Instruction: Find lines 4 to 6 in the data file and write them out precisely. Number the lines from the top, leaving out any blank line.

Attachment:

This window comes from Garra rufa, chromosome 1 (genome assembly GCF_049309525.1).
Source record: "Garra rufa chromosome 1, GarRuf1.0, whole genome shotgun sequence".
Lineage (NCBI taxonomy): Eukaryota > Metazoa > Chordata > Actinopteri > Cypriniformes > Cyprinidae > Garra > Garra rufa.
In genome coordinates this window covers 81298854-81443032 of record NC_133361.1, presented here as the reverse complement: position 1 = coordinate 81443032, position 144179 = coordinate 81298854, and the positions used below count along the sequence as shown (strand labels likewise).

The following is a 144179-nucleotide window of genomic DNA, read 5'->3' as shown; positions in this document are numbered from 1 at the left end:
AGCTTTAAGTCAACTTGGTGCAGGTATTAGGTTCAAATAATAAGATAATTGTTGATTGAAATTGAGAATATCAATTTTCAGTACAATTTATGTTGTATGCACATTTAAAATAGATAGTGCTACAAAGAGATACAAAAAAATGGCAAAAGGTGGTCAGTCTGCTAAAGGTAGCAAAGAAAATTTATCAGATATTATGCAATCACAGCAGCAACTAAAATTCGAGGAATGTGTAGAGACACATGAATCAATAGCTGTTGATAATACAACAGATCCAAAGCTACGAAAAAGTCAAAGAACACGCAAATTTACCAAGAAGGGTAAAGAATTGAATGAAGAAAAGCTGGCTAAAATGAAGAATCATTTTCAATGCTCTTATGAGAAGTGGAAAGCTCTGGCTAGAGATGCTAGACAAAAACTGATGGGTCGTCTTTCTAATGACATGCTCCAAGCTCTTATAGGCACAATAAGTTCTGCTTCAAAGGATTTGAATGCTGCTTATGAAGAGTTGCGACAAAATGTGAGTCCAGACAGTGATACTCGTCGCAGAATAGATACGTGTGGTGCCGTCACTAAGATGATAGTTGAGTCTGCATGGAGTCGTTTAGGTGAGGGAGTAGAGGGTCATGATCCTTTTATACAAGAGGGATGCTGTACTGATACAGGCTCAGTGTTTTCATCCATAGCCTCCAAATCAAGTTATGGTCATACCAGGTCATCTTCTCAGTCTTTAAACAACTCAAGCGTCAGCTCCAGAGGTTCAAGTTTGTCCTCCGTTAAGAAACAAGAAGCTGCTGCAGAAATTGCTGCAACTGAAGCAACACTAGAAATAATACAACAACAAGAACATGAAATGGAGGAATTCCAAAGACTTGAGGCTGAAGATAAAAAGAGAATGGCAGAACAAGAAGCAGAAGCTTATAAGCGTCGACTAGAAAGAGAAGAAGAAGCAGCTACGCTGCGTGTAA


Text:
In genome coordinates this window covers 81298854-81443032 of record NC_133361.1, presented here as the reverse complement: position 1 = coordinate 81443032, position 144179 = coordinate 81298854, and the positions used below count along the sequence as shown (strand labels likewise).

The following is a 144179-nucleotide window of genomic DNA, read 5'->3' as shown; positions in this document are numbered from 1 at the left end:
AGCTTTAAGTCAACTTGGTGCAGGTATTAGGTTCAAATAATAAGATAATTGTTGATTGAAATTGAGAATATCAATTTTCAGTACAATTTATGTTGTATGCACATTTAAAATAGATAGTGCTACAAAGAGATACAAAAAAATGGCAAAAGGTGGTCAGTCTGCTAAAGGTAGCAAAGAAAATTTATCAGATATTATGCAATCACAGCAGCAACTAAAATTCGAGGAATGTGTAGAGACACATGAATCAATAGCTGTTGATAATACAACAGATCCAAAGCTACGAAAAAGTCAAAGAACACGCAAATTTACCAAGAAGGGTAAAGAATTGAATGAAGAAAAGCTGGCTAAAATGAAGAATCATTTTCAATGCTCTTATGAGAAGTGGAAAGCTCTGGCTAGAGATGCTAGACAAAAACTGATGGGTCGTCTTTCTAATGACATGCTCCAAGCTCTTATAGGCACAATAAGTTCTGCTTCAAAGGATTTGAATGCTGCTTATGAAGAGTTGCGACAAAATGTGAGTCCAGACAGTGATACTCGTCGCAGAATAGATACGTGTGGTGCCGTCACTAAGATGATAGTTGAGTCTGCATGGAGTCGTTTAGGTGAGGGAGTAGAGGGTCATGATCCTTTTATACAAGAGGGATGCTGTACTGATACAGGCTCAGTGTTTTCATCCATAGCCTCCAAATCAAGTTATGGTCATACCAGGTCATCTTCTCAGTCTTTAAACAACTCAAGCGTCAGCTCCAGAGGTTCAAGTTTGTCCTCCGTTAAGAAACAAGAAGCTGCTGCAGAAATTGCTGCAACTGAAGCAACACTAGAAATAATACAACAACAAGAACATGAAATGGAGGAATTCCAAAGACTTGAGGCTGAAGATAAAAAGAGAATGGCAGAACAAGAAGCAGAAGCTTATAAGCGTCGACTAGAAAGAGAAGAAGAAGCAGCTACGCTGCGTGTAA